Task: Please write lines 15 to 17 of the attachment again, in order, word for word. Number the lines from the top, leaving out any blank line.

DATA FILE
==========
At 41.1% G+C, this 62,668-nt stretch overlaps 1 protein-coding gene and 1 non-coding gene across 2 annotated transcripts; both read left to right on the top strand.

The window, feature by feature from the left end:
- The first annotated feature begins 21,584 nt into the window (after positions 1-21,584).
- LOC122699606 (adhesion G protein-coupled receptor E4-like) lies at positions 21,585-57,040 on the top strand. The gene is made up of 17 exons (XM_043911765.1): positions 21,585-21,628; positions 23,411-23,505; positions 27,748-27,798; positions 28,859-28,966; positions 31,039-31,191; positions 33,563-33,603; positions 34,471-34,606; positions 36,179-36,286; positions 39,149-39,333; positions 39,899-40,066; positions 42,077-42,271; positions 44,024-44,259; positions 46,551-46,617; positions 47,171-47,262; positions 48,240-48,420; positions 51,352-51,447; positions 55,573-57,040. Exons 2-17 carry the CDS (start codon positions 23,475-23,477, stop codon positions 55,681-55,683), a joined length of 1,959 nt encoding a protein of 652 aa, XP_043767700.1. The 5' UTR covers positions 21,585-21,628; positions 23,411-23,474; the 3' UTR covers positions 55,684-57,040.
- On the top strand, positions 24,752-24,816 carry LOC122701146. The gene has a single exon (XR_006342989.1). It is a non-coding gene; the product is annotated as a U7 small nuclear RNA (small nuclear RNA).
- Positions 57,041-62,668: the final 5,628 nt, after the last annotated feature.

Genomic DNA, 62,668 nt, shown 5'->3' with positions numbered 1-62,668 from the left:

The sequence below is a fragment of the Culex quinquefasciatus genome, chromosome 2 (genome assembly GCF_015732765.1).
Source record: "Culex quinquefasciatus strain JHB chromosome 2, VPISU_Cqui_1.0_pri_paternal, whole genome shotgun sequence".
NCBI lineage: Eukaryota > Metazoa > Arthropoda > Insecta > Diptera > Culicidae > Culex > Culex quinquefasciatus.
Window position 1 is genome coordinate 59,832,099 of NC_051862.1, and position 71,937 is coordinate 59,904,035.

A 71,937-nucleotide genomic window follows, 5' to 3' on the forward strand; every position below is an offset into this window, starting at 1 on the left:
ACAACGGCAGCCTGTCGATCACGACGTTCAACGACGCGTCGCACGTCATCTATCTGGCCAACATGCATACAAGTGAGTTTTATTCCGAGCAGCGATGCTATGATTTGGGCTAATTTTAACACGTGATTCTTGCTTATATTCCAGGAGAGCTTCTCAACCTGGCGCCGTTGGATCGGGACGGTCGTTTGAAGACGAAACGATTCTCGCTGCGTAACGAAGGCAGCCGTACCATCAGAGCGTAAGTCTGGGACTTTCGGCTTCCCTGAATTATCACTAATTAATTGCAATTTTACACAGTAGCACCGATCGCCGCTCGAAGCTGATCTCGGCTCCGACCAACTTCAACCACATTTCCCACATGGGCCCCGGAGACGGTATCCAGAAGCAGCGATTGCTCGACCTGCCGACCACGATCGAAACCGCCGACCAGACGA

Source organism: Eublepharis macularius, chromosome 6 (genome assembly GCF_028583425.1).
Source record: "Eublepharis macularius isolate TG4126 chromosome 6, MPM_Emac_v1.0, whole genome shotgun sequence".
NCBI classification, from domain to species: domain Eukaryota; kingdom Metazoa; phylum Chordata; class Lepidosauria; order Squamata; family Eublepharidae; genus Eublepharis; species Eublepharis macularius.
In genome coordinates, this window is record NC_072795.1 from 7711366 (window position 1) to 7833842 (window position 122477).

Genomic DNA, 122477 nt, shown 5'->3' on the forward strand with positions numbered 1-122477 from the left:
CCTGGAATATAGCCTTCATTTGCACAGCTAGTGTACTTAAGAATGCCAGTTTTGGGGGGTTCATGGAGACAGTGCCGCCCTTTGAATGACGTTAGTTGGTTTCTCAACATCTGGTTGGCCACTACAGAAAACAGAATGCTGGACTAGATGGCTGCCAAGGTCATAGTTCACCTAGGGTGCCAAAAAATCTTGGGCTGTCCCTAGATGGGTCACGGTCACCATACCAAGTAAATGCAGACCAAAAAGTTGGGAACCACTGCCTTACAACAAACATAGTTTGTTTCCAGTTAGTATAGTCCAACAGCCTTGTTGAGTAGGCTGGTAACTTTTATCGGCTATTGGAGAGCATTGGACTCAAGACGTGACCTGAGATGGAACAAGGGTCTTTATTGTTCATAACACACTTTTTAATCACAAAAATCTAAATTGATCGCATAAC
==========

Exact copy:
Source record: "Eublepharis macularius isolate TG4126 chromosome 6, MPM_Emac_v1.0, whole genome shotgun sequence".
NCBI classification, from domain to species: domain Eukaryota; kingdom Metazoa; phylum Chordata; class Lepidosauria; order Squamata; family Eublepharidae; genus Eublepharis; species Eublepharis macularius.
In genome coordinates, this window is record NC_072795.1 from 7711366 (window position 1) to 7833842 (window position 122477).